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Insider Trading: Could next year's NHL Draft be at the Sphere?

Las Vegas Sphere Las Vegas Sphere - Getty Images

TSN Hockey Insiders Chris Johnston, Pierre LeBrun and Darren Dreger joined host James Duthie to discuss whether the Sphere in Las Vegas could host the 2024 NHL Draft, the latest on restricted free agent Shane Pinto and how close the league might be to expanding yet again.

Could the Sphere host the 2024 NHL Draft?

Las Vegas Sphere

Duthie: We’ve all seen the Sphere in Las Vegas. We know the NHL loves Vegas. Could there be an NHL Sphere tie in?

Johnston: It’s certainly something the league has explored and I think the reason we’re standing here in October and we don’t know where the June draft is because the league has looked at a lot of venues in Vegas. But I can confirm one of the ones they have considered is the Sphere. Probably the preeminent entertainment venue in the world now at a cost of $2.3 billion that’s just opening. And that’s one of the places I think the league would like to have the draft there ultimately in June. We’ll just have to see if they can get all the logistics taken care of to make it happen. 


What’s the latest on Pinto?

Ottawa Senators

Duthie: Jamie Drysdale signed a three-year contract with the Ducks following Trevor Zegras’ three-year deal, which leaves one prominent restricted free agent still unsigned. Does Shane Pinto’s contract with the Ottawa Senators get done before the season starts?

Johnston: Well, we’re in crunch time right now. And the Ottawa Senators are certainly here working on Shane Pinto, trying to get it done in advance of the season. And this is a really tough one. One thing that Shane Pinto shares with Jamie Drysdale is that he is two years from arbitration eligibility and that makes it difficult to value what could be a second year in a deal, makes a player less inclined to sign a one-year contract. I think that’s partly what slowed up the process in Anaheim. And, you know, where things get real here is on Tuesday. Because as of this coming Tuesday, that’s when players around the league will start being paid for their services. That’s when he would be first missing the ability to earn money. And of course, Wednesday is the opening of the Senators’ season. So they’re going to try to get it done ahead of that.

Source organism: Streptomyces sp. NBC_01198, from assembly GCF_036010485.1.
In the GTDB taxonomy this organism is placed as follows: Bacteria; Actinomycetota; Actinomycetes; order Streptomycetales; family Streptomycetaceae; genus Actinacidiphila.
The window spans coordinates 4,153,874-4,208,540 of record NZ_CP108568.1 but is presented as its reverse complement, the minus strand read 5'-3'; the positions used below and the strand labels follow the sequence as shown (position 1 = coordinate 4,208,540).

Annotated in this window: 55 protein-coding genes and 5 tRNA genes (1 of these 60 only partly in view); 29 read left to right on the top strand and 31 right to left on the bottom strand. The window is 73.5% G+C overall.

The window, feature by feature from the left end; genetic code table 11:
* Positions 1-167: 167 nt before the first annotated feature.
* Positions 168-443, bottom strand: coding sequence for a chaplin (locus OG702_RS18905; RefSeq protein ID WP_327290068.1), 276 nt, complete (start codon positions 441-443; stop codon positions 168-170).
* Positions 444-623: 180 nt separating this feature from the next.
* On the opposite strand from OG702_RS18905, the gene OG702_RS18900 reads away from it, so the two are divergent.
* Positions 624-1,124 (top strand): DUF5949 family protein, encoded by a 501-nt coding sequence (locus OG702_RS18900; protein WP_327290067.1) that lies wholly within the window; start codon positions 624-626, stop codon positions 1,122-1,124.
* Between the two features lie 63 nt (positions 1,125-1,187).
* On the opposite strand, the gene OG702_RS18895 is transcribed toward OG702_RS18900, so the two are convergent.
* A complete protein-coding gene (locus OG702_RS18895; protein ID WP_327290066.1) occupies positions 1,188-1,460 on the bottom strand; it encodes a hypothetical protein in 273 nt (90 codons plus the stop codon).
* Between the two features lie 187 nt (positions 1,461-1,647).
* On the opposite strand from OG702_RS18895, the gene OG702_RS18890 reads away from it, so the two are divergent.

How close is the NHL to returning to the Olympics?

Duthie: IIHF meetings are currently happening in Portugal. Is there a deal close to send NHL players back to the Olympics?

Dreger: They’re inching closer and they’re continuing to work through the logistics. Everyone is still on board with NHL participation. Certainly the NHL and the NHL Players’ Association. But the IIHF does have to pony up some money here in covering some of the insurance costs. What about the travel costs for the players and their families? It’s expected that those discussions at the IIHF level will continue on Friday. The NHL and the NHLPA are eager to continue to push forward.

Duthie: And not just Olympic news out of those meetings?

Dreger: Interesting partnerships between USA Hockey, the NHL and the IIHF. Now, the United States is poised to host the under-18 men’s World Championship in 2025. This is a trial run as far as the NHL is concerned, the league doesn’t normally do these things. The hope is from a IIHF perspective that the NHL will continue to partner beyond 2025. What’s interesting is they expect to have testing pre-competition. That event would happen in April, so that event would be a nice tie-in to the NHL Draft.


Where do expansion efforts sit?

Gary Bettman

Duthie: We’ve been hearing the buzz about Atlanta possibly getting yet another chance at having an NHL team. Whether it’s Atlanta, Houston, Salt Lake, Quebec City… when is this likely to happen and is it almost a guarantee it’s going to happen at some point?

LeBrun: Yeah, for me it’s a matter of when and not if. You certainly got that sense from listening to Gary Bettman and looking at the body language of the NHL commissioner Wednesday at the Board of Governors meeting in New York. It felt like he came so close to just saying it’s going to happen but he said ‘no, we aren’t ready yet.’ But then he talked about the recurring interest in conversations between that he’s having with those four cities that you just mentioned, Atlanta, Houston, Salt Lake and Quebec City. He was also asked what the next expansion fee would look like. Remember, Seattle went for $650 million. He said ‘A lot,’ and he mentioned the recent valuation of some NHL franchises. Ottawa just sold for $950 million, so do the math. And finally, I traded text messages today with Utah Jazz owner Ryan Smith, who you may remember he said a few months ago said he wants an NHL team. And he reiterated to me that he is ‘Super interested’ in getting an NHL team. So, options there for the league when they’re ready.

Duthie: Doesn’t the league have to figure out the whole Arizona situation first?

LeBrun: Yeah, there’s no question that this feels like a once and for all proposition for Coyotes owner Alex Meruelo to get some finality on whether he can fix the arena situation in Arizona. What Gary Bettman said Wednesday was that they hope to have some clarity in January or February and that they remain optimistic that Arizona could actually figure this out. We shall see. But as other governors told me Wednesday at the meeting, there’s no question you have to figure out Arizona first in case you have to move them to one of those cities that we just talked about. Especially whether that’s Houston or Salt Lake City.